NOAA-19 First Image


My APT equipment


APT services and subsystems were initially designed to broadcast direct readout satellite imagery to low-cost ground receiving equipment. APT signals from U.S. satellites are transmitted on 137.100, 137.50, 137.62 and 137.9125 MHz. Ground stations consist of a low-cost steerable helix, yagi or omni-directional antenna, VHF receivers, and a display device such as a personal computer. APT data is acquired whenever a POES satellite passes within range of a ground station, at least four times in a 24-hour period. The number of satellite overpasses depends on the latitude of the station; high-latitude stations can receive far more than four passes a day. Each station receives only while the spacecraft is within range (for about 15 minutes).

Click here for more information on building an APT ground station.

NOAA KLM Users Guide

AVHRR Reference Guide

Weather to image (WXtoImg)

Dr. Ralph Taggart

Julian Moss QFH calculator

Mark Rolland's Engineering website


Receivers R2FX

Antennas QFH


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Steven's APT Station

Typical APT weather satellite ground station configuration.



MY home built APT antenna

APT Station

My APT Station

The APT Signal is transmitted from one of 4 passing NOAA weather satellites which is received by my custom built Quadrifilar antenna. The antenna is connected with coax feedline to an R2FX APT receiver. Demodulated audio from the receiver is connected to the audio input of my Mac Pro. Audio from my receiver is processed using WXtoImg, saved on my computer's hard drive as a wave file. The software then processes the wave file and converts it to an image. The image is then overlaid with a map and text, then uploaded to the website.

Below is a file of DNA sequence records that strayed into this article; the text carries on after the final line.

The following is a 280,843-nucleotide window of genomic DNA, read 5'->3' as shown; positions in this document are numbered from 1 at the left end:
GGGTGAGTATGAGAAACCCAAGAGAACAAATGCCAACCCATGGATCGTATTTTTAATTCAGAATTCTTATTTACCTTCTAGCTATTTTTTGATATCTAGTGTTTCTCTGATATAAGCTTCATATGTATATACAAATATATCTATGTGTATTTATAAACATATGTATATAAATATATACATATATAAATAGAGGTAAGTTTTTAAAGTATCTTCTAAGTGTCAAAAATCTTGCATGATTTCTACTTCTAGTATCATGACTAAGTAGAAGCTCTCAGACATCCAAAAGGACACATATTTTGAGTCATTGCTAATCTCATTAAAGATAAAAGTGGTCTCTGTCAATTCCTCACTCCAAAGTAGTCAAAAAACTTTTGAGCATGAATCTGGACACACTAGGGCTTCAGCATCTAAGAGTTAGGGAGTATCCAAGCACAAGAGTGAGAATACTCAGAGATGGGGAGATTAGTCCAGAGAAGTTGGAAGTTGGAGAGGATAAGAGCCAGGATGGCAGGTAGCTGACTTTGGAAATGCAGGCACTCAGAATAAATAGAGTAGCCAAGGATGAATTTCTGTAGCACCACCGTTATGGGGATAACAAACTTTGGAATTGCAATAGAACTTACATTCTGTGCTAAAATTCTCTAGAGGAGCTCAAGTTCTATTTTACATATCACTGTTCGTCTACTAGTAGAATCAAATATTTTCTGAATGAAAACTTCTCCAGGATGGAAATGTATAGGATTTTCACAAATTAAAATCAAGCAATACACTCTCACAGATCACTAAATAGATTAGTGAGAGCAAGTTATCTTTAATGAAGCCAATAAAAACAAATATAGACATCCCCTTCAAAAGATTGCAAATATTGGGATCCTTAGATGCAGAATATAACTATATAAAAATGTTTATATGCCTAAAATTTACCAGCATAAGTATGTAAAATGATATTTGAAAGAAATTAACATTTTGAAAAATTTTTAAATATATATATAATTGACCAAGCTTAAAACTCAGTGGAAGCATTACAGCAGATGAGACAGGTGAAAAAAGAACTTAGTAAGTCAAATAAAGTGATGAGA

APT Trasmission Format

APT Format

The trasmission includes a series of synchronization pulses, minute markers, and telemetry information.

The synchronization information, transmitted at the start of each video channel, allows the receiving software to align its sampling with the baud rate of the signal, which can vary slightly over time. The minute markers are four lines of alternating black then white lines which repeat every 60 seconds (120 lines).

The telemetry section is composed of sixteen blocks, each 8 lines long, which are used as reference values to decode the image channels. The first eight blocks, called "wedges," begin at 1/8th max intensity and successively increase by 1/8th to full intensity in the eighth wedge, with the ninth being zero intensity. Blocks ten through fifteen each encode a calibration value for the sensor. The sixteenth block identifies which sensor channel was used for the preceding image channel by matching the intensity of one of the wedges one through six. Video channel A typically matches either wedge two or three, channel B matches wedge four.

The first fourteen blocks should be identical for both channels. The sixteen telemetry blocks repeat every 128 lines, and these 128 lines are referred to as a frame.


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